We understand your question of why the Endurance Rating is set as 5 years assuming a client workload of up to 70 GB of host writes per day. This is for all the Intel® SSD 750 Series models, regardles of the size of the drive. We will check on this and will provide further updates soon.
I would like to mention a very important fact based on your description of the environment.
- The Intel® SSD 750 Series is a consumer drive designed for performance, even though it may exceed the reliability specs of other comparable drives, it is not meant to be used for write-intensive usage nor Data Center Environments.
- Since you plan to use the SSD as a cache drive for a bussiness system, we would advise to consider a drive of the Intel® SSD Data Center Family for NVMe*, that are designed for read- and write-intensive storage workloads, at predictable rates for absolutely smooth data center operation. Currently, there are different PCIe* NVMe* series that exceed the endurance rating you would get with the 750. For example: Intel® SSD DC P3500 Series, Intel® SSD DC P3600 Series, Intel® SSD DC P3608 Series and Intel® SSD DC P3700 Series.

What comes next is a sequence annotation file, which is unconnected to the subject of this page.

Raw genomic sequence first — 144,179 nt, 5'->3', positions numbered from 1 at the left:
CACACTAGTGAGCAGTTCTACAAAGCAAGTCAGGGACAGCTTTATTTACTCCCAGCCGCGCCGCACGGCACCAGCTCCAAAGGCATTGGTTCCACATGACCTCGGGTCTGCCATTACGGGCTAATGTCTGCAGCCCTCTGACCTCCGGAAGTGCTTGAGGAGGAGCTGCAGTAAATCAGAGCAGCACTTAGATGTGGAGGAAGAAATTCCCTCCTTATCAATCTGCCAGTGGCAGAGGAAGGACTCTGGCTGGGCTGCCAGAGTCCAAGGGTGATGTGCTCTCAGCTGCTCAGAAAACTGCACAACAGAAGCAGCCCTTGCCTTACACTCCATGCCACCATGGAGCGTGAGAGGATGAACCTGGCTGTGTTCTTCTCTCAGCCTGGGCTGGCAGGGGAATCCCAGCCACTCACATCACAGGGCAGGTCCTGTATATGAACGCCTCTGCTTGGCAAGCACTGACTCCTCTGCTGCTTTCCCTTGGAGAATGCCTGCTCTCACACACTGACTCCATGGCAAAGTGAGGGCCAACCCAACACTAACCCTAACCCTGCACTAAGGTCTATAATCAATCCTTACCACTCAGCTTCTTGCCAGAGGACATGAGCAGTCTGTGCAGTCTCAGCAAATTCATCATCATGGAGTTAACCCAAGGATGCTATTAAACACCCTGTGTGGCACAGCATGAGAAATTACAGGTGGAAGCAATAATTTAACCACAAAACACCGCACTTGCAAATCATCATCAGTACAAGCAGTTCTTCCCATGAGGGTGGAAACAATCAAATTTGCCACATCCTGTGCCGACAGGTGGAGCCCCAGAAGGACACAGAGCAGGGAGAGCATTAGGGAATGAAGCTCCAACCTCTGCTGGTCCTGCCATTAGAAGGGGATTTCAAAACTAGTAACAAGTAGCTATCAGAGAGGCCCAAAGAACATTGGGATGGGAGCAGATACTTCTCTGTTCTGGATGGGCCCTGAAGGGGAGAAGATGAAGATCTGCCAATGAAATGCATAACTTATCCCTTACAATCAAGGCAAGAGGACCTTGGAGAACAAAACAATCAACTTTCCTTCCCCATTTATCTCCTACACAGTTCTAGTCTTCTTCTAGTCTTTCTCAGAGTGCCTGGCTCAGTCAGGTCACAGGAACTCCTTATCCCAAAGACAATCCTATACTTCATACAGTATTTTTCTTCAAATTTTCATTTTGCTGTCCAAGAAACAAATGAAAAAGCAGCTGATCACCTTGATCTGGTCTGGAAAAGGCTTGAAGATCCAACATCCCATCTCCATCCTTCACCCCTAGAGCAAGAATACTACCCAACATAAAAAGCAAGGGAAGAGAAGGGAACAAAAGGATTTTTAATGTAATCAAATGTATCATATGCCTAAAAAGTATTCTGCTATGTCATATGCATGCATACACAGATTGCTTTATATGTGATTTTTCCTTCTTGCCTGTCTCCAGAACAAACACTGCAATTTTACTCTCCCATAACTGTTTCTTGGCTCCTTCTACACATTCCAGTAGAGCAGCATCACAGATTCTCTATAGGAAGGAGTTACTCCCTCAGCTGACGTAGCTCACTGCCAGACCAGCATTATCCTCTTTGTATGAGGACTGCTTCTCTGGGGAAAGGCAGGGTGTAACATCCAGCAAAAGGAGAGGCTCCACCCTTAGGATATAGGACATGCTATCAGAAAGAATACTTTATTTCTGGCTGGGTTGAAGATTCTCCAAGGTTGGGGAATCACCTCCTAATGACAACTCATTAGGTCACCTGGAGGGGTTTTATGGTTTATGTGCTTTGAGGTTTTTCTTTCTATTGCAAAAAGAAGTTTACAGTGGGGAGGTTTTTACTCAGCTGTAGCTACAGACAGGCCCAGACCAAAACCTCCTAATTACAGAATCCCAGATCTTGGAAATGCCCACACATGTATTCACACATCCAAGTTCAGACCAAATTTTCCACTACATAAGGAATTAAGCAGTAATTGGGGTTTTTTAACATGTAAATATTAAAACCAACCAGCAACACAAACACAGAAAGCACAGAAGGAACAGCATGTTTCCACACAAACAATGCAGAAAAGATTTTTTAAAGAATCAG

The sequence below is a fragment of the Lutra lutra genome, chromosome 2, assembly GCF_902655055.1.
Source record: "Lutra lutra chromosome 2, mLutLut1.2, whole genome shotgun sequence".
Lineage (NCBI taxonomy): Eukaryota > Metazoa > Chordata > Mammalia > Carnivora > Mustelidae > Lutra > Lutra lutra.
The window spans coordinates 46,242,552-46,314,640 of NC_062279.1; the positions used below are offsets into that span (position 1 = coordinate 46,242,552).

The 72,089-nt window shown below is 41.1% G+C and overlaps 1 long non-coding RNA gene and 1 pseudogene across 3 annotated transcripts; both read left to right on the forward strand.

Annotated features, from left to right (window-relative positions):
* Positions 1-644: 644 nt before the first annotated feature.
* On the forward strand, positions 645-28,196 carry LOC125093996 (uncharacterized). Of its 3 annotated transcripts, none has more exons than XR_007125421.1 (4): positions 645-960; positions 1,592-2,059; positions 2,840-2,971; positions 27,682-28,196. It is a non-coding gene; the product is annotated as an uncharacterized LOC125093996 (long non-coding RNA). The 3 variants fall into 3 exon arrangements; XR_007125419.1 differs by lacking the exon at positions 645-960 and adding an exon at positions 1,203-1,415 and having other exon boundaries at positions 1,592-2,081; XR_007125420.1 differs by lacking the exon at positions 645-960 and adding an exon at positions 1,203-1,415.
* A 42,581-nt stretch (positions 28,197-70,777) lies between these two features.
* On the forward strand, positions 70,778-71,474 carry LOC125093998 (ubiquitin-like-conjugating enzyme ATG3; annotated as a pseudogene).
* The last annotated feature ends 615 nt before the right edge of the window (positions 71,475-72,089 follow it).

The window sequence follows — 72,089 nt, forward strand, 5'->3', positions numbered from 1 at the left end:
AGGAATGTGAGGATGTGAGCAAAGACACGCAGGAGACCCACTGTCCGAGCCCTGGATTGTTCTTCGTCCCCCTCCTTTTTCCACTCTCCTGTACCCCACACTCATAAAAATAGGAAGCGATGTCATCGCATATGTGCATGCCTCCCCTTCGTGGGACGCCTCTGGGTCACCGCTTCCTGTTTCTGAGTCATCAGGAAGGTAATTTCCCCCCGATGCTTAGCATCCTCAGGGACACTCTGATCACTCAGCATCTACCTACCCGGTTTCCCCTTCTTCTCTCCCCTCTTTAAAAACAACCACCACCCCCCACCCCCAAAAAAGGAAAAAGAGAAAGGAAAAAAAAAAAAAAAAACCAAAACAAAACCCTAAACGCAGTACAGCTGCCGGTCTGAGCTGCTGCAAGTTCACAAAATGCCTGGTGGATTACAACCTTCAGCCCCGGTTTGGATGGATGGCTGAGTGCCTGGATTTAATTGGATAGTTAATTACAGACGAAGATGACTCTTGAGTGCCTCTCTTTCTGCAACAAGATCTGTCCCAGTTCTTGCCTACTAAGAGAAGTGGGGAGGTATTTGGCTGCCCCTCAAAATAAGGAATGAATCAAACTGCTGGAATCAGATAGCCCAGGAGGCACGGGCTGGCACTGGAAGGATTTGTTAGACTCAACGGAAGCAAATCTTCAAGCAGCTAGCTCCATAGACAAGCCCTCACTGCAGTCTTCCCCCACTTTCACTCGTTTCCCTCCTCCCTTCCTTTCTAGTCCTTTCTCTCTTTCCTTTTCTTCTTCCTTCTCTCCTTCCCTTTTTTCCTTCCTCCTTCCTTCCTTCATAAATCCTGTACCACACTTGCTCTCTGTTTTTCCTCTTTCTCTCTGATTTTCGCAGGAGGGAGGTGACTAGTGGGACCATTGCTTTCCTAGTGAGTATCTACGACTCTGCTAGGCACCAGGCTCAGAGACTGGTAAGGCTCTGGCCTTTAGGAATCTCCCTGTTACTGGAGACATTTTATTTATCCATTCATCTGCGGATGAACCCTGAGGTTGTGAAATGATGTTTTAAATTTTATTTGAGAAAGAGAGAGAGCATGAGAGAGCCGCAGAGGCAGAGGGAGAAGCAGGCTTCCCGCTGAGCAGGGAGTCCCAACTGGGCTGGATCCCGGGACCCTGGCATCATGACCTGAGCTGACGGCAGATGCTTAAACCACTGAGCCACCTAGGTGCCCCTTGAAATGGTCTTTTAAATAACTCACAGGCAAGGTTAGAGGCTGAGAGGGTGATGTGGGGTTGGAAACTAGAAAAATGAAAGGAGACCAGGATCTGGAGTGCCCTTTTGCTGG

We double checked the Endurance Rating value and the specification document has the correct one.
If the drive can endure 70 GB host writes per day, for 5 years, and the year has 365 days, then: 70 x 365 x 5 = 127 750 GB.
Then 127 750 GB equals to 127.75 TB. (Considering that 1PB = 1015 bytes).
Please keep in mind that the advertised performance is based on international testing standards, however, we would expect our SSDs to exceed these values in most cases.